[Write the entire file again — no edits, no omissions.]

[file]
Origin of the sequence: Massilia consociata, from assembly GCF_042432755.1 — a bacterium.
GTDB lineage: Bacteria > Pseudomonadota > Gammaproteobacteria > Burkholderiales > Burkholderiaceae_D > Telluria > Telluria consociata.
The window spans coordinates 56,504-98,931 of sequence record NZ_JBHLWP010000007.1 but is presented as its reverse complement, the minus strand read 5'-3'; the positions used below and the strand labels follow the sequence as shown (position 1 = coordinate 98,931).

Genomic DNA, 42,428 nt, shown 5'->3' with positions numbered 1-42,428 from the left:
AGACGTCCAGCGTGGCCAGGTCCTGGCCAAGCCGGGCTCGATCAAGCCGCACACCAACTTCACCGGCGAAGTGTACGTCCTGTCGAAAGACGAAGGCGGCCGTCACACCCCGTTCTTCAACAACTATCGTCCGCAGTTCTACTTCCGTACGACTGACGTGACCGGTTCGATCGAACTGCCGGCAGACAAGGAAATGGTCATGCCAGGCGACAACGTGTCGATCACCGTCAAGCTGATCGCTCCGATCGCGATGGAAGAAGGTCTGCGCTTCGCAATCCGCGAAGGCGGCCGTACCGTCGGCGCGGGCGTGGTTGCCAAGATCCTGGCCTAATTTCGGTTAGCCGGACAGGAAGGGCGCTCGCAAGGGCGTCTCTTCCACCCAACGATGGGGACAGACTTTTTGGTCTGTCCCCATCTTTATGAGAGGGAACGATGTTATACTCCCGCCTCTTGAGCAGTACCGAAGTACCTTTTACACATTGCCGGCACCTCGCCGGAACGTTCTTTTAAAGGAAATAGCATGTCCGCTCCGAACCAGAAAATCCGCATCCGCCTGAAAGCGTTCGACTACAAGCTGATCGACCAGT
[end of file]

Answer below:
Origin of the sequence: Massilia consociata, from assembly GCF_042432755.1 — a bacterium.
GTDB lineage: Bacteria > Pseudomonadota > Gammaproteobacteria > Burkholderiales > Burkholderiaceae_D > Telluria > Telluria consociata.
The window spans coordinates 56,504-98,931 of sequence record NZ_JBHLWP010000007.1 but is presented as its reverse complement, the minus strand read 5'-3'; the positions used below and the strand labels follow the sequence as shown (position 1 = coordinate 98,931).

Genomic DNA, 42,428 nt, shown 5'->3' with positions numbered 1-42,428 from the left:
AGACGTCCAGCGTGGCCAGGTCCTGGCCAAGCCGGGCTCGATCAAGCCGCACACCAACTTCACCGGCGAAGTGTACGTCCTGTCGAAAGACGAAGGCGGCCGTCACACCCCGTTCTTCAACAACTATCGTCCGCAGTTCTACTTCCGTACGACTGACGTGACCGGTTCGATCGAACTGCCGGCAGACAAGGAAATGGTCATGCCAGGCGACAACGTGTCGATCACCGTCAAGCTGATCGCTCCGATCGCGATGGAAGAAGGTCTGCGCTTCGCAATCCGCGAAGGCGGCCGTACCGTCGGCGCGGGCGTGGTTGCCAAGATCCTGGCCTAATTTCGGTTAGCCGGACAGGAAGGGCGCTCGCAAGGGCGTCTCTTCCACCCAACGATGGGGACAGACTTTTTGGTCTGTCCCCATCTTTATGAGAGGGAACGATGTTATACTCCCGCCTCTTGAGCAGTACCGAAGTACCTTTTACACATTGCCGGCACCTCGCCGGAACGTTCTTTTAAAGGAAATAGCATGTCCGCTCCGAACCAGAAAATCCGCATCCGCCTGAAAGCGTTCGACTACAAGCTGATCGACCAGT